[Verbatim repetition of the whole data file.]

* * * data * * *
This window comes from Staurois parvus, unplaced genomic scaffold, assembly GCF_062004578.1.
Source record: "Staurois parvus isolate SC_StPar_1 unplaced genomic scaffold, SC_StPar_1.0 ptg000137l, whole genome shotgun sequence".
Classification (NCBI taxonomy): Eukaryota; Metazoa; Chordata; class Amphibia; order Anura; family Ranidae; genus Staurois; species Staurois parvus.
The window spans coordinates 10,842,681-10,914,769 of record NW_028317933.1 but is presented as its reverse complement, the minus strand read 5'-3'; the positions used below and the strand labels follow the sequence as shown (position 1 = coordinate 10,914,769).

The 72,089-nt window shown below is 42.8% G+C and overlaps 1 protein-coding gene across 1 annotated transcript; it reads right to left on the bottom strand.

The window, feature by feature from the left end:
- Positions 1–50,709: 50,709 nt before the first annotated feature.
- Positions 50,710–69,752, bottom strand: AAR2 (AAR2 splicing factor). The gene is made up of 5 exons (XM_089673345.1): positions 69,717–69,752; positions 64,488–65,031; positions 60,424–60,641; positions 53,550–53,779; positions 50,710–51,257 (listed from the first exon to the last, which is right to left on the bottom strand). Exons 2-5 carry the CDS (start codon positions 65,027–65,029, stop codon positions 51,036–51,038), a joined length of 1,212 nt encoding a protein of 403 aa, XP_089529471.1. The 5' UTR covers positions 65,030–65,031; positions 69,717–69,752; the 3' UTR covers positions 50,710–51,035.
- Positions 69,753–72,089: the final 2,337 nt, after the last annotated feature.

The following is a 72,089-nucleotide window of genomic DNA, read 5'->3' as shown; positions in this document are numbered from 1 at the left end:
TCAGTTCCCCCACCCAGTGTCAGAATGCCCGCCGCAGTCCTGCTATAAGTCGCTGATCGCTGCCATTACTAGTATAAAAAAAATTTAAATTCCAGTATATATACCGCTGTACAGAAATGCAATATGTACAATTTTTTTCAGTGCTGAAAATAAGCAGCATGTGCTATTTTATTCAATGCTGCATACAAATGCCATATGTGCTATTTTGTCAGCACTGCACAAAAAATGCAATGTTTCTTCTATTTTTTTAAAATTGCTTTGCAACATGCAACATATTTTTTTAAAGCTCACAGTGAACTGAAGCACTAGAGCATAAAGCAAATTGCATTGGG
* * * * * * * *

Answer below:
This window comes from Staurois parvus, unplaced genomic scaffold, assembly GCF_062004578.1.
Source record: "Staurois parvus isolate SC_StPar_1 unplaced genomic scaffold, SC_StPar_1.0 ptg000137l, whole genome shotgun sequence".
Classification (NCBI taxonomy): Eukaryota; Metazoa; Chordata; class Amphibia; order Anura; family Ranidae; genus Staurois; species Staurois parvus.
The window spans coordinates 10,842,681-10,914,769 of record NW_028317933.1 but is presented as its reverse complement, the minus strand read 5'-3'; the positions used below and the strand labels follow the sequence as shown (position 1 = coordinate 10,914,769).

The 72,089-nt window shown below is 42.8% G+C and overlaps 1 protein-coding gene across 1 annotated transcript; it reads right to left on the bottom strand.

The window, feature by feature from the left end:
- Positions 1–50,709: 50,709 nt before the first annotated feature.
- Positions 50,710–69,752, bottom strand: AAR2 (AAR2 splicing factor). The gene is made up of 5 exons (XM_089673345.1): positions 69,717–69,752; positions 64,488–65,031; positions 60,424–60,641; positions 53,550–53,779; positions 50,710–51,257 (listed from the first exon to the last, which is right to left on the bottom strand). Exons 2-5 carry the CDS (start codon positions 65,027–65,029, stop codon positions 51,036–51,038), a joined length of 1,212 nt encoding a protein of 403 aa, XP_089529471.1. The 5' UTR covers positions 65,030–65,031; positions 69,717–69,752; the 3' UTR covers positions 50,710–51,035.
- Positions 69,753–72,089: the final 2,337 nt, after the last annotated feature.

The following is a 72,089-nucleotide window of genomic DNA, read 5'->3' as shown; positions in this document are numbered from 1 at the left end:
TCAGTTCCCCCACCCAGTGTCAGAATGCCCGCCGCAGTCCTGCTATAAGTCGCTGATCGCTGCCATTACTAGTATAAAAAAAATTTAAATTCCAGTATATATACCGCTGTACAGAAATGCAATATGTACAATTTTTTTCAGTGCTGAAAATAAGCAGCATGTGCTATTTTATTCAATGCTGCATACAAATGCCATATGTGCTATTTTGTCAGCACTGCACAAAAAATGCAATGTTTCTTCTATTTTTTTAAAATTGCTTTGCAACATGCAACATATTTTTTTAAAGCTCACAGTGAACTGAAGCACTAGAGCATAAAGCAAATTGCATTGGG